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A Risk Professional’s Survival Guide

Applied Best Practices in Risk Management


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To Linda; with this adventure astern,
may calm winds carry us toward new horizons.


The intent of this book is to provide the next generation of risk leaders, as well as current practitioners of financial risk management, a handy reference of techniques and concepts for identifying, measuring, and mitigating the major risks facing financial institutions. Risk management has evolved over the past decade into a highly quantitative field, drawing on increasingly complex mathematical and statistical concepts to portray a variety of traditional risks such as credit, counterparty, market, and interest rate risk. At the same time, the financial crisis of 2008–2009 laid bare the limitations of sophisticated quantitative analysis. Advances in quantitative risk management will continue; however, risk managers must be mindful of the “art” of risk management, namely judgment and experience that augments the “science” of risk management. Many risk management books focus on the quantitative aspects of the field rather than explore the importance of the qualitative side of risk management. This book is an attempt to bring both perspectives together in a cohesive fashion.

Another feature of this book is to provide readers with a framework for thinking about risk not as a singular outcome, but one that has consequences that may ripple across other parts of the business or risks. Leveraging experience from the crisis and afterward, the book follows the events of SifiBank, a stylized significantly important financial institution that provides the common thread of risk management practices throughout the course of the book. In that regard, this book represents a significant departure from other risk management books in that it is effectively a case study of one large complex commercial bank. To bring that story alive, a synthetic balance sheet is constructed within which specific positions, portfolios and loans are created. This information is then used in a series of Excel/VBA workbooks to provide the reader a hands on companion to the text discussion of key concepts and models.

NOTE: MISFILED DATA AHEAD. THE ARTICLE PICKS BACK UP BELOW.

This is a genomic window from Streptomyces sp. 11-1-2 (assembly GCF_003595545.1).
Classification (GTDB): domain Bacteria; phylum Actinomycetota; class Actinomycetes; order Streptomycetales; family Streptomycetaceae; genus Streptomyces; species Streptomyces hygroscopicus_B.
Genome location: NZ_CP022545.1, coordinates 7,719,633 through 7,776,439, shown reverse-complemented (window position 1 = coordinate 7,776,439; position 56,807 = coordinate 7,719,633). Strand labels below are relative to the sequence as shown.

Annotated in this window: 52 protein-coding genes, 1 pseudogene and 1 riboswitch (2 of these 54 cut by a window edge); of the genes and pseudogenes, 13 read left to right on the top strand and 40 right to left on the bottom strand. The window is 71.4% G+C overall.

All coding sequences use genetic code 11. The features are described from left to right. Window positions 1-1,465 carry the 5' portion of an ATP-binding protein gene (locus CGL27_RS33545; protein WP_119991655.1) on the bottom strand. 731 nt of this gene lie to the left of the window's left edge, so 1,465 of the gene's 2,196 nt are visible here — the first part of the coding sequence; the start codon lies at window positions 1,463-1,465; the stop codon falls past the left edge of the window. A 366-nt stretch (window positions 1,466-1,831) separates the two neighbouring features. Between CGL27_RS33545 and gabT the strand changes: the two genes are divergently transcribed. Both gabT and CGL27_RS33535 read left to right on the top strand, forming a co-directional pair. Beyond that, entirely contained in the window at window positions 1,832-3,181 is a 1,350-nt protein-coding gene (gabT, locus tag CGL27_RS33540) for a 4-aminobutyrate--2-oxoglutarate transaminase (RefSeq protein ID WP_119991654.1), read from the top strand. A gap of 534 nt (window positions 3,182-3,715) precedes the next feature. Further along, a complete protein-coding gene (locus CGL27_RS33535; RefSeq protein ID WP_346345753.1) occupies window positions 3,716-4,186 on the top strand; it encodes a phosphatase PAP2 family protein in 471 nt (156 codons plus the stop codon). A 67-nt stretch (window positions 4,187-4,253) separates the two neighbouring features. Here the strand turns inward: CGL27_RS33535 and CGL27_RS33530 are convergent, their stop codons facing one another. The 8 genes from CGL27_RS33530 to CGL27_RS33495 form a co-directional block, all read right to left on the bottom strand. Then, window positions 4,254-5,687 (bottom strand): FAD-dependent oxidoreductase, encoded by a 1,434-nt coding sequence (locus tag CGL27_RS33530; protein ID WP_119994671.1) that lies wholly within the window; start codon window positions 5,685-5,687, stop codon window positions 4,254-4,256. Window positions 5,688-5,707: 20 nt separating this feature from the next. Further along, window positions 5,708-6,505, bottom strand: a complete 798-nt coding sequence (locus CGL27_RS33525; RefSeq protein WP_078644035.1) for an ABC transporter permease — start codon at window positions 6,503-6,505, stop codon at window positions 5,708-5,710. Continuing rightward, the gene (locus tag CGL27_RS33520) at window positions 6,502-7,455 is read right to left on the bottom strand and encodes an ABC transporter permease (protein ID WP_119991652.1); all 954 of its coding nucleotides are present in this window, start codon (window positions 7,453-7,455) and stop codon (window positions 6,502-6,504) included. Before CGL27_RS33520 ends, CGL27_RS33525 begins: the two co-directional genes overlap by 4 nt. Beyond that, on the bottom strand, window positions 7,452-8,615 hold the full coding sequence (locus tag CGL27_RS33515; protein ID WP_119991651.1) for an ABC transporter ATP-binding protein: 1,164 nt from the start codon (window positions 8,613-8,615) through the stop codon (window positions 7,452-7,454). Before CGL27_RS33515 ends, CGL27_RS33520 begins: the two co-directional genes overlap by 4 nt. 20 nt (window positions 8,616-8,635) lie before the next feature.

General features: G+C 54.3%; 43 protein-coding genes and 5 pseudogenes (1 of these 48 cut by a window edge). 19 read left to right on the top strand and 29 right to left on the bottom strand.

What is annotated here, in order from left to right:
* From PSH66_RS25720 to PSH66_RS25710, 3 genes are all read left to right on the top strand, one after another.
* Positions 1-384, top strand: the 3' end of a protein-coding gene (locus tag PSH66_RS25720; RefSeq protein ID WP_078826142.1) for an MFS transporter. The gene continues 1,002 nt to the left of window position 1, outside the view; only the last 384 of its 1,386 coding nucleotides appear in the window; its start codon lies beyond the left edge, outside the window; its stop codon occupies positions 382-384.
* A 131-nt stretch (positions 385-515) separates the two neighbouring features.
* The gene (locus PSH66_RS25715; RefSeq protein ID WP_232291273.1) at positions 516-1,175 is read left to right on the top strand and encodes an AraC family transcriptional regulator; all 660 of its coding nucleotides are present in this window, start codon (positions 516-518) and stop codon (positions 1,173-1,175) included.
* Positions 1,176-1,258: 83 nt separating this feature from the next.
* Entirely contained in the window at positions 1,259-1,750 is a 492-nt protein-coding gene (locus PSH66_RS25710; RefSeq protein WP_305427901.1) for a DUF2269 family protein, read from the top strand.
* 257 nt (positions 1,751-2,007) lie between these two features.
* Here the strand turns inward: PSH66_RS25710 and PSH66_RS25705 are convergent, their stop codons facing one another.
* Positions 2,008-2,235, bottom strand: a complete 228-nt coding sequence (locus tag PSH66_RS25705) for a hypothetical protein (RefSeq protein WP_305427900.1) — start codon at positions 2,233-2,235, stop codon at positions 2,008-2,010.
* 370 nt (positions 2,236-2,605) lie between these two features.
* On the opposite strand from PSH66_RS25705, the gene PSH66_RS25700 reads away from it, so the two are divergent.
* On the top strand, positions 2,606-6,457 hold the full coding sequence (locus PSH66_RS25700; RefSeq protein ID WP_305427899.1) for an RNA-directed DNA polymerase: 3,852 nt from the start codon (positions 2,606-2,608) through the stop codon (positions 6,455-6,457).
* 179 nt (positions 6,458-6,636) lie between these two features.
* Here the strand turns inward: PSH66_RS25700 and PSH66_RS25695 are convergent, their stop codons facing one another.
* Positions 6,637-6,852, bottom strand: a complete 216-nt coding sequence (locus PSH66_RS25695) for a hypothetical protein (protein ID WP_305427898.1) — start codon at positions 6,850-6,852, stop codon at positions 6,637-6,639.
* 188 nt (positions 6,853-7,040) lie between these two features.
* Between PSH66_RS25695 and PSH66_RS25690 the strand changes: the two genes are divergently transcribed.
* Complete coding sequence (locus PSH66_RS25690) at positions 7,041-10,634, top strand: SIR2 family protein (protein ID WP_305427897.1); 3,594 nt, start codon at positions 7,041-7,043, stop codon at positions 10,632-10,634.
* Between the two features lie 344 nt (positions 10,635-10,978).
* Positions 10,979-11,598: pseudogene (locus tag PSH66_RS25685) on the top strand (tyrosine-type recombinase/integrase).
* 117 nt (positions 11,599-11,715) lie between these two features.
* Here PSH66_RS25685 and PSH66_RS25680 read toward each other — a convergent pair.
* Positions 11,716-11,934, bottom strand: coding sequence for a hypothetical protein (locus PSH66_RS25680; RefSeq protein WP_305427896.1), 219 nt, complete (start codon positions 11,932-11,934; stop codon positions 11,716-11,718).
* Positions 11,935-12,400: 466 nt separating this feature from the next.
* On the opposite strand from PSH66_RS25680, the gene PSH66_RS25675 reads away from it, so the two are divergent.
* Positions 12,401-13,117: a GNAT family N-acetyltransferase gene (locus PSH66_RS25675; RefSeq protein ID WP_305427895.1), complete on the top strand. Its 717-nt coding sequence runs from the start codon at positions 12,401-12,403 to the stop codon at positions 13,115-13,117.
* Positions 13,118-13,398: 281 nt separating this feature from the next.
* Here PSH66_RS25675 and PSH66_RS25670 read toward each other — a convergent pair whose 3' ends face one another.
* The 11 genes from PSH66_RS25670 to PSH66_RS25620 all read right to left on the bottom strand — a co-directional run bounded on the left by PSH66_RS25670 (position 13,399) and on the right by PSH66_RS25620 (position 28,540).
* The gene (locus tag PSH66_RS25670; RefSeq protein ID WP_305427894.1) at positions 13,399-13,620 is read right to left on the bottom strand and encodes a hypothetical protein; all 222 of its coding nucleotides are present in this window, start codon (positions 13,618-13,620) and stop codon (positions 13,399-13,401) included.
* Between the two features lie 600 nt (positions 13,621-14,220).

The structure of the book starts by providing background on SifiBank, an imaginary institution that serves as an example throughout the chapters, and its historical roots, organizational and regulatory structure, competitive landscape, and markets. The reader is then guided through a risk taxonomy and governance discussion followed by a chapter introducing the reader to value-at-risk (VaR) and risk-adjusted performance metrics in light of the importance of such metrics for measuring a broad variety of risks.